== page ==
If you manage to get the money and the training, here is the way the climbs are staged. I found this on one of those "list" pages: How to climb Mt. Everest

"A Nepalese departure will send you along the southern route to the summit. Getting to Everest Base Camp, where the trek ostensibly starts, is itself a 10-day, 17,000-plus-foot affair. From there, you'll climb to Camp 1, atop the glacial Khumbu Icefall at 19,500 feet. It'll be 1,500 feet or more on a gradual slope to Camp 2, and 2,000 between that and the third camp, situated at the head of the Lhotse face. Above this, you'll need those oxygen tanks on the mixed snow and rock path to Camp 4, at 26,300 feet, in what's known as the "death zone." A day's rest, then onwards along the South East Ridge to the South Summit and the Hillary Step. And in the morning, the final summit attempt."

Here's an account of a climb up the final summit from

The summit
8850 m / 29035 ft.
Finally, the hour is come. At about 11 PM we put on the final gear and step out in the night. There, in the distance, we can see a worm of light slowly moving up a dark wall. It´s climbers head torches flickering in the dark. It’s completely silent. Nobody talks. If you do, you whisper. It is absolutely terrifying and you climb and climb, awaiting the first ray of dawn. It’s desperately cold. It's steep and at parts very icy. The ice axe and the crampons cut skin deep into the ice. You need to pee. Forget it. Someone turns around. "Can´t go on, good luck".

A cold, white moon rises from below, but you hardly glance at it or even the bright twinkle of Universe above. The adrenaline keeps your body moving. And then, suddenly, after hours and hours of despair, you notice a thin blue beam of light at the horizon. Sunrise! If you are lucky, now is the time for the fabled mountain ghost. The mountain projects itself onto the morning fog. The shadow towers in front of you like a giant mirage. Beneath lies the world in all its glory, glowing in the rising sun. You feel the warmth and all hope returning.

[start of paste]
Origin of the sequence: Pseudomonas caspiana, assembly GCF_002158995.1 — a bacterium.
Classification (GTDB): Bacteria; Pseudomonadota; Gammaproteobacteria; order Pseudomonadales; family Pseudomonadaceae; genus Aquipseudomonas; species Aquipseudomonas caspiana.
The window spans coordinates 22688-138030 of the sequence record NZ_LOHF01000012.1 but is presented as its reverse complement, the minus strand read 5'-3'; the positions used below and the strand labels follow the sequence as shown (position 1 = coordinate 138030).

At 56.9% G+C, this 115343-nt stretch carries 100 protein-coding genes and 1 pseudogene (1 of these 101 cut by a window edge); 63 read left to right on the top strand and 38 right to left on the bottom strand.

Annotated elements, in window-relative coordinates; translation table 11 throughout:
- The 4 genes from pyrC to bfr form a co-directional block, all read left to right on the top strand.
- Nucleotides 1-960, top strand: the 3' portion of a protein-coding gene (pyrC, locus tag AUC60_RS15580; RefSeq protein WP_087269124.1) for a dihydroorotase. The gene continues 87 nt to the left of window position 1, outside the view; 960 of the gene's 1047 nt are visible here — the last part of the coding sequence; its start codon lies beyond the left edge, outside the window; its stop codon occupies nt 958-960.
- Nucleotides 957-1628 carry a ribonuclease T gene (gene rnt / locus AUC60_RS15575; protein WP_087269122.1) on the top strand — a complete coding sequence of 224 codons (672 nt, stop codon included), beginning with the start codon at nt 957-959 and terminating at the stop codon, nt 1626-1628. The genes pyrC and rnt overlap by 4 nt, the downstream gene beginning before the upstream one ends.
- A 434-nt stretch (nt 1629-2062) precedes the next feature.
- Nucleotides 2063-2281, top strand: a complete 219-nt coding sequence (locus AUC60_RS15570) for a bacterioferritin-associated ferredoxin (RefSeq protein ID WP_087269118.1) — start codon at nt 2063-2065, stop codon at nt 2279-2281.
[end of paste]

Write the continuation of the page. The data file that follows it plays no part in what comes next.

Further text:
You kick your feet to beat the oncoming frostbite. You are at the Balcony, having a short rest, changing to a new oxygen bottle. A ridge lay ahead, and just above you, not far at all, is the South Summit. You begin to enjoy the view, and the possibility of success. Finally, you step up onto the small plateau of the South Summit, and there - just around the corner - is the Everest summit itself!You have watched it so many times from the distance, and suddenly it is so strangely close. Just right there, only 95 meters / 310 ft away. You can almost touch the white tail of snow.

This is as far as we came in 1998, so our report on the site had to end here. On this update however - following our 1999 attempt - we are very happy to at last be able to guide you all the way - to the summit!

When you reach the South Summit you are just a couple of hours from your dream come true. But there is one more obstacle in your way. The Knife Ridge. You will grasp your breath upon seeing it. It is steep and looks truly nasty. The ridge towers almost freely over Nepal and Tibet, it’s sharp and very steep. Hillary Step is in the middle somewhere, a rock climb in the sky.

You step onto the ridge via a small, half open tunnel from South Summit. You climb with your crampons at a sharp, crooked angle towards the side of the ridge. Occasionally, the snow gives way and you slide down for a hairy second. This is not a place to climb without fixing ropes. Clip in carefully, focus on each step and keep moving. If there is a lot of snow, the ridge could be almost wide and quite nice. We had a dry, sharp climb.

The Hillary step was, in our opinion, not too bad. Although very exposed at parts, the climb is fast and feels safe, given the conditions. The danger is to get tangled in the ropes. Bring a good knife. Check the ropes well for strength.

After the step, you will spot white, strange wave-formations of frozen snow pointing out from the summit. Keep climbing towards them. This section is usually unroped, yet not too steep. Still, be careful and use your axe. You might eagerly look for the summit now, yet all you’ll see is a white edge on the horizon. You will not know how far you have left and feel frustrated and tired.